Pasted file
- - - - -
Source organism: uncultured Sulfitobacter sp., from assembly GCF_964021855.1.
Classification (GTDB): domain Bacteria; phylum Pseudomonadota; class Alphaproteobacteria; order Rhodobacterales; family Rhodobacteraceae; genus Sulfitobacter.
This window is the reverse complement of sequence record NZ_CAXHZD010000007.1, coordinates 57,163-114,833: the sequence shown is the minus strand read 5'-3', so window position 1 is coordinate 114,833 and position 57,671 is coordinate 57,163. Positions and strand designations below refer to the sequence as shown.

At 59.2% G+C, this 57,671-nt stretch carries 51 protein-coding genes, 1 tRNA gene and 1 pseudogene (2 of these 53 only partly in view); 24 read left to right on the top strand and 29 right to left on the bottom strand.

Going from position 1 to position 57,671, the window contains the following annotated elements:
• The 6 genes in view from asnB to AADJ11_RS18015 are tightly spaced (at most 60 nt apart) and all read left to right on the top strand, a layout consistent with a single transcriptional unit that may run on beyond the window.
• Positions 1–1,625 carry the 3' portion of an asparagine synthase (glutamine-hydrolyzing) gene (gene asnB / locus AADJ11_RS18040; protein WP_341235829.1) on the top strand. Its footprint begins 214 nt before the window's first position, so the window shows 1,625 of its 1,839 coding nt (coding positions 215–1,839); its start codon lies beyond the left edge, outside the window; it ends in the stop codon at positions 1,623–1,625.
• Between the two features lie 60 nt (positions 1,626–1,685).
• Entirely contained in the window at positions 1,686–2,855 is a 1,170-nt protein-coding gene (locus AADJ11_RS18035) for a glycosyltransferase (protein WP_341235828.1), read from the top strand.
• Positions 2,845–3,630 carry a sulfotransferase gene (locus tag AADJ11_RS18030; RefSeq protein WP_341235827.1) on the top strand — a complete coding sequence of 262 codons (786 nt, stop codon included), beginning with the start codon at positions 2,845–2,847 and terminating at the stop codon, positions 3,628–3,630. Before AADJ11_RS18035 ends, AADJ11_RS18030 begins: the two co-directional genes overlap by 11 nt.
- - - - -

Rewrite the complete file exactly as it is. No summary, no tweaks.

Source organism: uncultured Sulfitobacter sp., from assembly GCF_964021855.1.
Classification (GTDB): domain Bacteria; phylum Pseudomonadota; class Alphaproteobacteria; order Rhodobacterales; family Rhodobacteraceae; genus Sulfitobacter.
This window is the reverse complement of sequence record NZ_CAXHZD010000007.1, coordinates 57,163-114,833: the sequence shown is the minus strand read 5'-3', so window position 1 is coordinate 114,833 and position 57,671 is coordinate 57,163. Positions and strand designations below refer to the sequence as shown.

At 59.2% G+C, this 57,671-nt stretch carries 51 protein-coding genes, 1 tRNA gene and 1 pseudogene (2 of these 53 only partly in view); 24 read left to right on the top strand and 29 right to left on the bottom strand.

Going from position 1 to position 57,671, the window contains the following annotated elements:
• The 6 genes in view from asnB to AADJ11_RS18015 are tightly spaced (at most 60 nt apart) and all read left to right on the top strand, a layout consistent with a single transcriptional unit that may run on beyond the window.
• Positions 1–1,625 carry the 3' portion of an asparagine synthase (glutamine-hydrolyzing) gene (gene asnB / locus AADJ11_RS18040; protein WP_341235829.1) on the top strand. Its footprint begins 214 nt before the window's first position, so the window shows 1,625 of its 1,839 coding nt (coding positions 215–1,839); its start codon lies beyond the left edge, outside the window; it ends in the stop codon at positions 1,623–1,625.
• Between the two features lie 60 nt (positions 1,626–1,685).
• Entirely contained in the window at positions 1,686–2,855 is a 1,170-nt protein-coding gene (locus AADJ11_RS18035) for a glycosyltransferase (protein WP_341235828.1), read from the top strand.
• Positions 2,845–3,630 carry a sulfotransferase gene (locus tag AADJ11_RS18030; RefSeq protein WP_341235827.1) on the top strand — a complete coding sequence of 262 codons (786 nt, stop codon included), beginning with the start codon at positions 2,845–2,847 and terminating at the stop codon, positions 3,628–3,630. Before AADJ11_RS18035 ends, AADJ11_RS18030 begins: the two co-directional genes overlap by 11 nt.